Chronic non-resolving inflammation accompanies cyst accumulation in ADPKD [43]. Our analysis identified multiple ‘immune response’ pathways with abnormal expression (Fig. 11). All but one of the identified ‘immune response’ pathways had higher-than-normal expression in NC-ADPKD samples and further increased expression in C-ADPKD samples, consistent with increased inflammatory response as cysts accumulate. Notably, the morphologically normal NC-ADPKD-derived cells already showed higher-than-normal expression of ‘immune response’ pathways, suggesting that components of the immune response could provide targets to ameliorate the progression of ADPKD. An exception to this pattern was the lower-than-normal expression of the KEGG ‘complement and coagulation’ pathway in C-ADPKD samples.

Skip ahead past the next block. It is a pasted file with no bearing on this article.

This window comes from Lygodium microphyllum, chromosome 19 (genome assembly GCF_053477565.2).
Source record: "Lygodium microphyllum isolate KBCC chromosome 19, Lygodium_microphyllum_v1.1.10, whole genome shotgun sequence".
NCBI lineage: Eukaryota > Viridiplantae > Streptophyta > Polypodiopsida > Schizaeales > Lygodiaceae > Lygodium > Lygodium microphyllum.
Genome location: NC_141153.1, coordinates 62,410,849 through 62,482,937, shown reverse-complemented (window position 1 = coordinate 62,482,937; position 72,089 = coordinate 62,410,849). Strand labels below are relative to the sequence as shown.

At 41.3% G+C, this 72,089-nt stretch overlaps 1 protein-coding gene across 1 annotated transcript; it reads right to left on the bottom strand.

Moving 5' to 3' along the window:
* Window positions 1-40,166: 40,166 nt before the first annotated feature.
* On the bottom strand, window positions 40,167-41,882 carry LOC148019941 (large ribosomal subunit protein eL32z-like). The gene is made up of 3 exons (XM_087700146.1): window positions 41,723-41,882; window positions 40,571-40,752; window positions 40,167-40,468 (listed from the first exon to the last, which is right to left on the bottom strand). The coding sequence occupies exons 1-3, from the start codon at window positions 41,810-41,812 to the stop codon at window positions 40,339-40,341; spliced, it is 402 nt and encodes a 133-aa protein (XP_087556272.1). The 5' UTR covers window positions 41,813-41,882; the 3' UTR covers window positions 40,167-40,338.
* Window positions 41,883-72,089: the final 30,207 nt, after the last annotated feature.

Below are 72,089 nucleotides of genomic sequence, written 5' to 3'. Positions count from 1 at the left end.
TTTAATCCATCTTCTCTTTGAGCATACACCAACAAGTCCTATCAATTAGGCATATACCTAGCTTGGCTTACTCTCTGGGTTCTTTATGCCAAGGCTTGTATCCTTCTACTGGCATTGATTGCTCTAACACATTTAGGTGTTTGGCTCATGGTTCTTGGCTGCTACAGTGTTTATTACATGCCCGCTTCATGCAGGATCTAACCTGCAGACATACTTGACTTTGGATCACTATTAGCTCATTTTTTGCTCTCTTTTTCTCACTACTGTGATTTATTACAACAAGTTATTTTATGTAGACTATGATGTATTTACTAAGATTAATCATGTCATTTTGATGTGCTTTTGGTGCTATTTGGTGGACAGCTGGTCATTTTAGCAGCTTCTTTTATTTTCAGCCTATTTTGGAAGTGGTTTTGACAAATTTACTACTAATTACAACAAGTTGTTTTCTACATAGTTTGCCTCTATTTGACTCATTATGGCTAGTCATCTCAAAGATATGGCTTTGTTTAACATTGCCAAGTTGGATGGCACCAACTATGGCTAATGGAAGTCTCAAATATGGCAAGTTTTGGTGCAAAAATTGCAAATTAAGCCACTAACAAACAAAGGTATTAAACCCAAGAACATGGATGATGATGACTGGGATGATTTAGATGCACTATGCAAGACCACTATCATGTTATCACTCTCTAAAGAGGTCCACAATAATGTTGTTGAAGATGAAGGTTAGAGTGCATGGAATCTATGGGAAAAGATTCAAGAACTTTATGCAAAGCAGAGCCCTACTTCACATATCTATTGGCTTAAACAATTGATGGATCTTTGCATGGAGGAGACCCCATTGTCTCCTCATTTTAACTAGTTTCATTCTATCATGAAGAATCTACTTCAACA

‘Response-to-stimulus’ gene groups are overexpressed in kidney carcinoma [44]. Our analysis identifies multiple ‘response-to-stimulus’ terms with increased expression in ADPKD (Fig. 12), suggesting mechanistic similarities between PKD and kidney carcinoma [45]. All but one of the identified ‘response-to-stimulus’ terms had higher-than-normal expression in NC-ADPKD samples and further increased expression in C-ADPKD samples. In C-ADPKD samples, expression of ‘response-to-endogenous-stimulus’ genes was lower than normal and also lower than in NC-ADPKD samples.